Cagbalete Island: A beauty offered only to those who seek for it.

As stated on my previous post  – I really needed some time off away from the city. Originally, I really wanted to visit atleast 7-8 islands/provinces within a year, but recently I decided to actually save money. I would still like to make that dream come true if possible. I still have 6 more months, so the rest is still unwritten.

Ive been reading alot of good experiences from other blogs about this little, quiet island of Cagbalete. Me and my friends are the kind who enjoys camping out. We prefer Le Cheapo over Le Leux, tents over 5 star hotels, old rickety fisherman’s boat over a yacht (well I think I want the yacht this time). So it was a no brainer to invite them to go and see the island for ourselves.


Cagbalete Island is located off the coast of Mauban, Quezon. A privately owned island that has a diverse ecosystem. It is very famous for its picturesque “sand ripples” during low tide, white sand and blue waters. Its very tempting to go there given that its just “supposedly” a stone throw away from Manila. How to get there? Here is a very comprehensive guide. Personal note : Due to our schedule, we did not make it on time for the earliest public boat ride from Mauban Port to Cagbalete Island. So we decided to rent a private boat (good for 10) for 2000 pesos – back and forth. Which is alot more convenient since we can decide what time we want to leave the island and not depend it from the public boat schedule. For the contact number, you can leave a message below.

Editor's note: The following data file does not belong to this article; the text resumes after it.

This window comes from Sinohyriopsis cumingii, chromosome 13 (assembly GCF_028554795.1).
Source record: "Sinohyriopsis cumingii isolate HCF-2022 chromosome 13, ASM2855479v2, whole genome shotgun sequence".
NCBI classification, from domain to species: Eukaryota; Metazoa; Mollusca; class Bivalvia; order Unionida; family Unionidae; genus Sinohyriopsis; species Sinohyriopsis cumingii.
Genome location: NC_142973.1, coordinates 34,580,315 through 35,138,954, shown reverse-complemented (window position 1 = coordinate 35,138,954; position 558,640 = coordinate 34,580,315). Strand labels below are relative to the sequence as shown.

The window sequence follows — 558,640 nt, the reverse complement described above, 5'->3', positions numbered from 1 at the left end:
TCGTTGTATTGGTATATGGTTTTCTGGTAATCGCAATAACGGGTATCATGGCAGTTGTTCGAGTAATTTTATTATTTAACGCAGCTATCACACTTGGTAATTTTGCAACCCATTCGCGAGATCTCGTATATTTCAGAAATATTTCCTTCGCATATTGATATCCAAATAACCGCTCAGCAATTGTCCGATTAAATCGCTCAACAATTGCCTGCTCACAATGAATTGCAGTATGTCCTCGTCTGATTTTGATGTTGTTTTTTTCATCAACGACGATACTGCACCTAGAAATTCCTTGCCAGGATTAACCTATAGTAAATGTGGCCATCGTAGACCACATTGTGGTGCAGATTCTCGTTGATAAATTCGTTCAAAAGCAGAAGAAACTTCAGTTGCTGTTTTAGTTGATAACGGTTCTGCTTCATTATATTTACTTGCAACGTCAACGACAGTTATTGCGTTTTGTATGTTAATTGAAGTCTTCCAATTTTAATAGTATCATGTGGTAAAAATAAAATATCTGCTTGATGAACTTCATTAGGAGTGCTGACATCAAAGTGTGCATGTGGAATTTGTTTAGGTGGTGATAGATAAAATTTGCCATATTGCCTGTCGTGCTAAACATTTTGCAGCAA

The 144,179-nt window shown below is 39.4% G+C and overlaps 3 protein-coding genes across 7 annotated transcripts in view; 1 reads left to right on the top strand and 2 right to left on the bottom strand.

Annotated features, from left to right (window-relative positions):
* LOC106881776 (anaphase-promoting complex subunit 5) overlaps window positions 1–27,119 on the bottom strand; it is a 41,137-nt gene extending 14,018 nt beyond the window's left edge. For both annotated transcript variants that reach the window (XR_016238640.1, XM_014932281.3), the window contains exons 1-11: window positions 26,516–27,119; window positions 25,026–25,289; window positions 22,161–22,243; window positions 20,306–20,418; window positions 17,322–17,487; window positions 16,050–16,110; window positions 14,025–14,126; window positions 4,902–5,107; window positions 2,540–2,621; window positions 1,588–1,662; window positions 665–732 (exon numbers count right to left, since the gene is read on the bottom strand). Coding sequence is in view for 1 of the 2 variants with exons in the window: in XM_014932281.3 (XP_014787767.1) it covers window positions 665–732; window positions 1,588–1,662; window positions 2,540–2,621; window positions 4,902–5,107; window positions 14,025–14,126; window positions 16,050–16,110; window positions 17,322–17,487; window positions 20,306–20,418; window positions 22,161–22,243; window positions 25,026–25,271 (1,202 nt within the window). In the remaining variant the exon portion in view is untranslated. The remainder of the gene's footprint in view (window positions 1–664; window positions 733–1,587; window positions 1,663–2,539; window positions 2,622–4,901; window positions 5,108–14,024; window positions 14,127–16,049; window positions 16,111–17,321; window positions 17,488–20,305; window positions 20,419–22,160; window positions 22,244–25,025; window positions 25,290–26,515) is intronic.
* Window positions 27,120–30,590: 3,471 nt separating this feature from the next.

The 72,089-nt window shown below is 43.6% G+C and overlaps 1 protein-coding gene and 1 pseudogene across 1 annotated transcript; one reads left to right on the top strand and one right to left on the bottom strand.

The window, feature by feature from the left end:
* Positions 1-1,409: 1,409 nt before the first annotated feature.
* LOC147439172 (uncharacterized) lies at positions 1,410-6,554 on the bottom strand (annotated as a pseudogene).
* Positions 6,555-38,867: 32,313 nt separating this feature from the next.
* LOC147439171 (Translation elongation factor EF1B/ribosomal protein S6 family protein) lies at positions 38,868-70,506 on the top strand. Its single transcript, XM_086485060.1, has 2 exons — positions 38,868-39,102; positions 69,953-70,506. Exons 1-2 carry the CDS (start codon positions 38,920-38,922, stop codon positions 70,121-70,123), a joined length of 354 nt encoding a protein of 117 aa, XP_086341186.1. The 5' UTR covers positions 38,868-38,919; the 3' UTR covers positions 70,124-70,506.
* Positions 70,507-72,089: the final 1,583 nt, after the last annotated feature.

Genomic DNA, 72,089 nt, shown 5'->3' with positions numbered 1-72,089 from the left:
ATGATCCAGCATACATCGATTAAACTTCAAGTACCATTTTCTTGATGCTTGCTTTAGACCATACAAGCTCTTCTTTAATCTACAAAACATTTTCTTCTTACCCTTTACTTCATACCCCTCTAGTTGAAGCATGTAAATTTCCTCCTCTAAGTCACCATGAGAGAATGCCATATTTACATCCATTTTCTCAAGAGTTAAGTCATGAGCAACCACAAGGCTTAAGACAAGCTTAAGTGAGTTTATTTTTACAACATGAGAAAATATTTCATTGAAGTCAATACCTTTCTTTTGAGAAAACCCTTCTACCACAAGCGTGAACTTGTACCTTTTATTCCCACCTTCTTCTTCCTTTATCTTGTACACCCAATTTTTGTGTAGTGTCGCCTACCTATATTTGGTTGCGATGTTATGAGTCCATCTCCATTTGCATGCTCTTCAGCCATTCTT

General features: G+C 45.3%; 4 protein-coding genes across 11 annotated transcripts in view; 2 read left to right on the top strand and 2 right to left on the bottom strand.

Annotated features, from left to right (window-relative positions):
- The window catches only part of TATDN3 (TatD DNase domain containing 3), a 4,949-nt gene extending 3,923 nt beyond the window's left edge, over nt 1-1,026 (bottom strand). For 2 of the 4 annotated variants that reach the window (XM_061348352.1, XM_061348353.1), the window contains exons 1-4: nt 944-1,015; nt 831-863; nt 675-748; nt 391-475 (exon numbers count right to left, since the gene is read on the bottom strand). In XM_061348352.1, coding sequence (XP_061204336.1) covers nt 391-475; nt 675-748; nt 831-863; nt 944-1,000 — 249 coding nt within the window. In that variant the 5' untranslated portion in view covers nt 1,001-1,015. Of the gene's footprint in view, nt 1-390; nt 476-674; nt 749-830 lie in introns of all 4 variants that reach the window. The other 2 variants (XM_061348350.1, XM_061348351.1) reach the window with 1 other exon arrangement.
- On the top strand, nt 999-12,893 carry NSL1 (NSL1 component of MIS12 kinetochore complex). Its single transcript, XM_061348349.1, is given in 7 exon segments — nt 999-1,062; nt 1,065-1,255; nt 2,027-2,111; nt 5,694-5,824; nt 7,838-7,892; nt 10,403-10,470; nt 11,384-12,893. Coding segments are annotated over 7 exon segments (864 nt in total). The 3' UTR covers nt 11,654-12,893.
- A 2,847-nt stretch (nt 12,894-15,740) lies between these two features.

From Mauban port, its nearly a 1 hour boat ride to the island. The water is unusually calm, which is a good thing because we dont have any life jackets. Any sudden sway of the bangka means alot of hand gripping and worried stares. But thank God the sea is not cruel that day- it was even giving, and watchful. The sea has prepared us for something beautiful. And it wont let any ounce of fear ruin it. During the boat ride, our eyes feasted on the view, an early gift, a sneak peek.

Collage 1

During any boat ride, I always tell my self to Keep your eyes open. You will never know what you will miss. I remember when I was little, while on my first ship ride – my mom told me to always look out on the ocean with watchful eyes. “You will never know what you will see”, she said. An hour or two after she said that, while I clasped the railings, I saw a  school of dolphins, dancing and gliding through the waters, as if telling me that this is what my mother means. Standing there, with pigtails and watchful eyes, seeing a pod of dolphins for the first time, is one of the most magical moments of my life.

Surely, there are no dolphins off the island’s coast (cause if there is, we would all freak out), but the island has its own spectacle. 

We arrived at Villa Cleofas around 3 PM. We hurriedly set up our tents because after almost 8 hours of travel time, we all just want to take a dip.

collage 2

Cagbalete’s sunset is composed of pastel hues and very very warm water (seriously warm. It felt like a hotspring and not an ocean.) We hesitated at first to take a swim but you just cant resist to soak in this beauty. Everything looks happy, and warm and beautiful.

collage 3